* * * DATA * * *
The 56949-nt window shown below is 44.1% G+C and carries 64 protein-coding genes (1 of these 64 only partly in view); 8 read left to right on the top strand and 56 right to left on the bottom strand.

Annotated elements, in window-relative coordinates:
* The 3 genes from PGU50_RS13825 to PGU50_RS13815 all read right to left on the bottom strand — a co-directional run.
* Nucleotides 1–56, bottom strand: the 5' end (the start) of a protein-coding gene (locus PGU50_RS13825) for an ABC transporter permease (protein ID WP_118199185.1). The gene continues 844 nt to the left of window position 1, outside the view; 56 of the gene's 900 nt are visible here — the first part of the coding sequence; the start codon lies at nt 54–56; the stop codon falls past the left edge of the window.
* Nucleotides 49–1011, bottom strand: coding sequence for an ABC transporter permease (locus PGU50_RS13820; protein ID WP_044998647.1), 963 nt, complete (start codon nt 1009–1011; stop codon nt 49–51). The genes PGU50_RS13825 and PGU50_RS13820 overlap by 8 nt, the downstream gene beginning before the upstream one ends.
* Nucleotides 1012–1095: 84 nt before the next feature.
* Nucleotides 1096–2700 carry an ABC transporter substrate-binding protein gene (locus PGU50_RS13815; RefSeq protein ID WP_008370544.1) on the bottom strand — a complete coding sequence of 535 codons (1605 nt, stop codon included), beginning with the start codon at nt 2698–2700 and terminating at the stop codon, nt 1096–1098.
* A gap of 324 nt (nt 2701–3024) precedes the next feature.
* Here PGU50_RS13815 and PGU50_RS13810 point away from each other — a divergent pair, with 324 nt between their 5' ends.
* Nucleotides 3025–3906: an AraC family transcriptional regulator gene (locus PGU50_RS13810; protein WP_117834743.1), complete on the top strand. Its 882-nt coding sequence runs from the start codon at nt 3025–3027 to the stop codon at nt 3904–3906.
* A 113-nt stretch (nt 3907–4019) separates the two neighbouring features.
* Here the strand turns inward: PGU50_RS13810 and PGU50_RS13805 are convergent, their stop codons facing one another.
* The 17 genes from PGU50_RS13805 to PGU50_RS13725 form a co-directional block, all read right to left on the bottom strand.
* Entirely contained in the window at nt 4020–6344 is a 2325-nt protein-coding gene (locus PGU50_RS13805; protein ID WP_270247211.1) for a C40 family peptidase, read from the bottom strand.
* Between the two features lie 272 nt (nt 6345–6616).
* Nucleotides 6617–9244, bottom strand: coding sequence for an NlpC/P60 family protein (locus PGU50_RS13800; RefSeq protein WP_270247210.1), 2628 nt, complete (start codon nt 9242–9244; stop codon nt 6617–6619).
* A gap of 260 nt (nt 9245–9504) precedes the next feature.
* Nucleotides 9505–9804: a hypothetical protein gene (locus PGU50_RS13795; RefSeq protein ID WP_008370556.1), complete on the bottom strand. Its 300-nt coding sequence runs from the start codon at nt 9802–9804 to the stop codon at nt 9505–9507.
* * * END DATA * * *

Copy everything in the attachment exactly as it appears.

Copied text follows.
The 56949-nt window shown below is 44.1% G+C and carries 64 protein-coding genes (1 of these 64 only partly in view); 8 read left to right on the top strand and 56 right to left on the bottom strand.

Annotated elements, in window-relative coordinates:
* The 3 genes from PGU50_RS13825 to PGU50_RS13815 all read right to left on the bottom strand — a co-directional run.
* Nucleotides 1–56, bottom strand: the 5' end (the start) of a protein-coding gene (locus PGU50_RS13825) for an ABC transporter permease (protein ID WP_118199185.1). The gene continues 844 nt to the left of window position 1, outside the view; 56 of the gene's 900 nt are visible here — the first part of the coding sequence; the start codon lies at nt 54–56; the stop codon falls past the left edge of the window.
* Nucleotides 49–1011, bottom strand: coding sequence for an ABC transporter permease (locus PGU50_RS13820; protein ID WP_044998647.1), 963 nt, complete (start codon nt 1009–1011; stop codon nt 49–51). The genes PGU50_RS13825 and PGU50_RS13820 overlap by 8 nt, the downstream gene beginning before the upstream one ends.
* Nucleotides 1012–1095: 84 nt before the next feature.
* Nucleotides 1096–2700 carry an ABC transporter substrate-binding protein gene (locus PGU50_RS13815; RefSeq protein ID WP_008370544.1) on the bottom strand — a complete coding sequence of 535 codons (1605 nt, stop codon included), beginning with the start codon at nt 2698–2700 and terminating at the stop codon, nt 1096–1098.
* A gap of 324 nt (nt 2701–3024) precedes the next feature.
* Here PGU50_RS13815 and PGU50_RS13810 point away from each other — a divergent pair, with 324 nt between their 5' ends.
* Nucleotides 3025–3906: an AraC family transcriptional regulator gene (locus PGU50_RS13810; protein WP_117834743.1), complete on the top strand. Its 882-nt coding sequence runs from the start codon at nt 3025–3027 to the stop codon at nt 3904–3906.
* A 113-nt stretch (nt 3907–4019) separates the two neighbouring features.
* Here the strand turns inward: PGU50_RS13810 and PGU50_RS13805 are convergent, their stop codons facing one another.
* The 17 genes from PGU50_RS13805 to PGU50_RS13725 form a co-directional block, all read right to left on the bottom strand.
* Entirely contained in the window at nt 4020–6344 is a 2325-nt protein-coding gene (locus PGU50_RS13805; protein ID WP_270247211.1) for a C40 family peptidase, read from the bottom strand.
* Between the two features lie 272 nt (nt 6345–6616).
* Nucleotides 6617–9244, bottom strand: coding sequence for an NlpC/P60 family protein (locus PGU50_RS13800; RefSeq protein WP_270247210.1), 2628 nt, complete (start codon nt 9242–9244; stop codon nt 6617–6619).
* A gap of 260 nt (nt 9245–9504) precedes the next feature.
* Nucleotides 9505–9804: a hypothetical protein gene (locus PGU50_RS13795; RefSeq protein ID WP_008370556.1), complete on the bottom strand. Its 300-nt coding sequence runs from the start codon at nt 9802–9804 to the stop codon at nt 9505–9507.